Advertisements

Tag Archive: John Chambers


Review by C.J. Bunce

For the fifth time, writer, editor, and researcher J.W. Rinzler has gone behind the scenes of pop culture’s biggest films for an in-depth look at the creative process.  Following his “Making of” books for Star Wars, The Empire Strikes Back, Return of the Jedi, and the Indiana Jones films, Rinzler has tackled one of the most iconic of all science fiction franchises in The Making of Planet of the Apes, released this month from Harper Design books.  At last fans of the 1968 film Planet of the Apes, which celebrates its 50th anniversary this year, have a definitive, exhaustive look at the film from interviews with the cast, creators, and everyone else involved with the movie from its source in a Pierre Boulle novel to film idea to Rod Serling draft script to casting Paul Newman and Edward G. Robinson in lead roles, then switching to Charlton Heston, Kim Hunter, and Roddy McDowall.  Readers will get an immersive, inside account of studio politics and deal making leading to the ultimate production of the film, and from marketing the film to its enduring legacy.  We’ve included a 16-page preview of the book below, courtesy of the publisher.

Planet of the Apes is best known for its surprise ending and the groundbreaking makeup work by John Chambers.  Both topics are thoroughly covered in Rinzler’s account.  Through initial sketches, concept designs, storyboards, and rare photographs, readers will see the building of the climactic finale from the ground up, as executives, producers, and cast struggled to determine what would be the final scenes of the film.  Heston’s character Taylor did not survive in many of the draft screenplays (and he wasn’t called Taylor).  And Rinzler reaches back to film archives to trace the steps that led to John Chambers’ final designs for the chimps, the orangutans, and the gorillas–and why baboons were ruled out.  Beginning with techniques used to create the animated facial characteristics for the Cowardly Lion in MGM’s 1939 epic fantasy film The Wizard of Oz, Chambers expanded his own methods and created several iterations of the prosthetic masks and makeups before arriving at the designs we saw on film.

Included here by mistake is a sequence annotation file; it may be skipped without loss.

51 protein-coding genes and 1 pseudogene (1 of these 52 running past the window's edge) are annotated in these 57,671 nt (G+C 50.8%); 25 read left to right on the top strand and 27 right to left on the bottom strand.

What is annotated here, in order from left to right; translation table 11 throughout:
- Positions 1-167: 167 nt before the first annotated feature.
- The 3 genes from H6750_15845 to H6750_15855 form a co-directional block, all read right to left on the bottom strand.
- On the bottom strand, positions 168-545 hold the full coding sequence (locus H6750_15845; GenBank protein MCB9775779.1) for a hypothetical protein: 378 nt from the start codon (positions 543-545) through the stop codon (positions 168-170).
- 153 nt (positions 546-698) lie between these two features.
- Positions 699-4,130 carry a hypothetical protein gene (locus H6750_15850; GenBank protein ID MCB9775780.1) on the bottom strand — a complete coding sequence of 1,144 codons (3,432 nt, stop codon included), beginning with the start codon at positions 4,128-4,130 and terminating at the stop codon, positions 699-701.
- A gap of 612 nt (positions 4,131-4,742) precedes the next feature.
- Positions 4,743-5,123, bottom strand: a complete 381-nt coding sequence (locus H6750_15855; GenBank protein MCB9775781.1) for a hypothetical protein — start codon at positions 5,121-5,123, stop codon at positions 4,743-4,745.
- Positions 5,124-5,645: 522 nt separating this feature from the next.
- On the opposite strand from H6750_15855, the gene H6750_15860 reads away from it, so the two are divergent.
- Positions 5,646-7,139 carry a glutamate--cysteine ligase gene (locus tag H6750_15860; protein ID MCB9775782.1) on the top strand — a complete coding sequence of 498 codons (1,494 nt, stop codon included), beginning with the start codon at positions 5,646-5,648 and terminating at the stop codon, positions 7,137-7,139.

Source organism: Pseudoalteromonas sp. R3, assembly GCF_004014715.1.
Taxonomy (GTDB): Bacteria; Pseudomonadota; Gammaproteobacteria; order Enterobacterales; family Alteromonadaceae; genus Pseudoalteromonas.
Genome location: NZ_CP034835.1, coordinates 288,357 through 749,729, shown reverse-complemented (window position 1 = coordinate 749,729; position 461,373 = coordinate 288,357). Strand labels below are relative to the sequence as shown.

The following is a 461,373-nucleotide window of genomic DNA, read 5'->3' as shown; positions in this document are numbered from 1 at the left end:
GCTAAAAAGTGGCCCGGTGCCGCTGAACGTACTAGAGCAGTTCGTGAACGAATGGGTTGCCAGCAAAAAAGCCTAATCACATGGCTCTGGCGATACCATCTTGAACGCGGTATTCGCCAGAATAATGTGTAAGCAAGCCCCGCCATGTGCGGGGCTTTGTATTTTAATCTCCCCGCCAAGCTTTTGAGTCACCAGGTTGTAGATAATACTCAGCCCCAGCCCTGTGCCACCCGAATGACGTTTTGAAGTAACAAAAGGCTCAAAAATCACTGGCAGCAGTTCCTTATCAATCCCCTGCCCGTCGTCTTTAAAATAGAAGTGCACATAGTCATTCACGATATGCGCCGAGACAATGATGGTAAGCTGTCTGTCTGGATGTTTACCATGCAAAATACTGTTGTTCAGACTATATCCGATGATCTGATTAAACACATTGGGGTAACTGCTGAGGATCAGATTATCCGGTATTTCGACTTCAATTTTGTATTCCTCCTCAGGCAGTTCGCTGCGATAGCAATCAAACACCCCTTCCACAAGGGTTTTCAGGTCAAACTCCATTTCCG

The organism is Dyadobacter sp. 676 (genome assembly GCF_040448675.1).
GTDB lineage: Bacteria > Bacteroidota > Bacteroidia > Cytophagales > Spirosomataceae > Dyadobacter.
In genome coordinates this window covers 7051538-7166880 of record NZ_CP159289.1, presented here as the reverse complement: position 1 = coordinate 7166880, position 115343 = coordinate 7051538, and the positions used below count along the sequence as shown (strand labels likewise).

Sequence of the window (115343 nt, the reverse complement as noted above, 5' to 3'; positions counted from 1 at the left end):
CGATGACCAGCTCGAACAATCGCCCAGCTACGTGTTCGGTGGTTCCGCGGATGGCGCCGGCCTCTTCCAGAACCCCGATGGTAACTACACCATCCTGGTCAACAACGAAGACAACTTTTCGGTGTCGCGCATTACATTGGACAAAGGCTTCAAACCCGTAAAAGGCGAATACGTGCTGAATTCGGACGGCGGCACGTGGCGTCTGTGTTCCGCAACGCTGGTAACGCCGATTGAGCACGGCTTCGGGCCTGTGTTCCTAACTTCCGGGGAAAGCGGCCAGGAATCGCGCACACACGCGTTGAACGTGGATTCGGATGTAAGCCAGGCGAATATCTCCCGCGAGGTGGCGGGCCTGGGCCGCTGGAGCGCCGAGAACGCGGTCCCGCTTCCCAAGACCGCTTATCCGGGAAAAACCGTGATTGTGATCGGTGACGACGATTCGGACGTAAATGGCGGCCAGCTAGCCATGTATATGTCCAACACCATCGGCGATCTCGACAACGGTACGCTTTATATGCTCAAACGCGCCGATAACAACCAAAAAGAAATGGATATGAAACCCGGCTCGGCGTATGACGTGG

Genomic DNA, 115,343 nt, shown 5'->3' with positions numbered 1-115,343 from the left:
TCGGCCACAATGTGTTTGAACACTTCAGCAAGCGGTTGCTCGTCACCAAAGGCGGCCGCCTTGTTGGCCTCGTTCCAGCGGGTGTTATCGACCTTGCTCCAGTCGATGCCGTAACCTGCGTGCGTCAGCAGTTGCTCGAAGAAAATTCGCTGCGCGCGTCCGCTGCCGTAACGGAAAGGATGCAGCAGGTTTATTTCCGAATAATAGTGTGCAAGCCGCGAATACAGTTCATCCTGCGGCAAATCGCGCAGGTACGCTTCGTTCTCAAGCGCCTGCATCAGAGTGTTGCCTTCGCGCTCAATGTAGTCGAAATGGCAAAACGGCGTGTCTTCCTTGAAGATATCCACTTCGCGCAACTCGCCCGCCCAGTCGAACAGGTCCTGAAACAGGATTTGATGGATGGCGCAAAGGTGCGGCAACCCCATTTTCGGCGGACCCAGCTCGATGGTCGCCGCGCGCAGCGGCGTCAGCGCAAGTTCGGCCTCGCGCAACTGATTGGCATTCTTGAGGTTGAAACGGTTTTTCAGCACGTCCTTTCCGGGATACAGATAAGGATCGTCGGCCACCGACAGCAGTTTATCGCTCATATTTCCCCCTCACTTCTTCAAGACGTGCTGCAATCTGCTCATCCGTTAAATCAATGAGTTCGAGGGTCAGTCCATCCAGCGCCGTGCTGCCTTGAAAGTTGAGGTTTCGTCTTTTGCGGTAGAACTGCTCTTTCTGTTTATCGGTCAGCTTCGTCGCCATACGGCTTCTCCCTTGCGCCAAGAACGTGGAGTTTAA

The Making of Planet of the Apes includes a spectacular two-page, detailed image of the specifications for the “ANSA” spacecraft that the three astronauts crash at the beginning of the film.  Perhaps the most eye-opening information about the film came from the late Charlton Heston’s personal archives.  He made detailed diary entries that reflect events during the filming process including scenes, discussions, concepts and people that he approved of and those he didn’t.  His entries, contemporary and recent interviews, and information from Fox and Warner Brothers’ studio archives, and records at the Academy of Motion Picture Arts and Sciences fill-in the blanks, building a meticulously complete account of the production.

Continue reading

Advertisements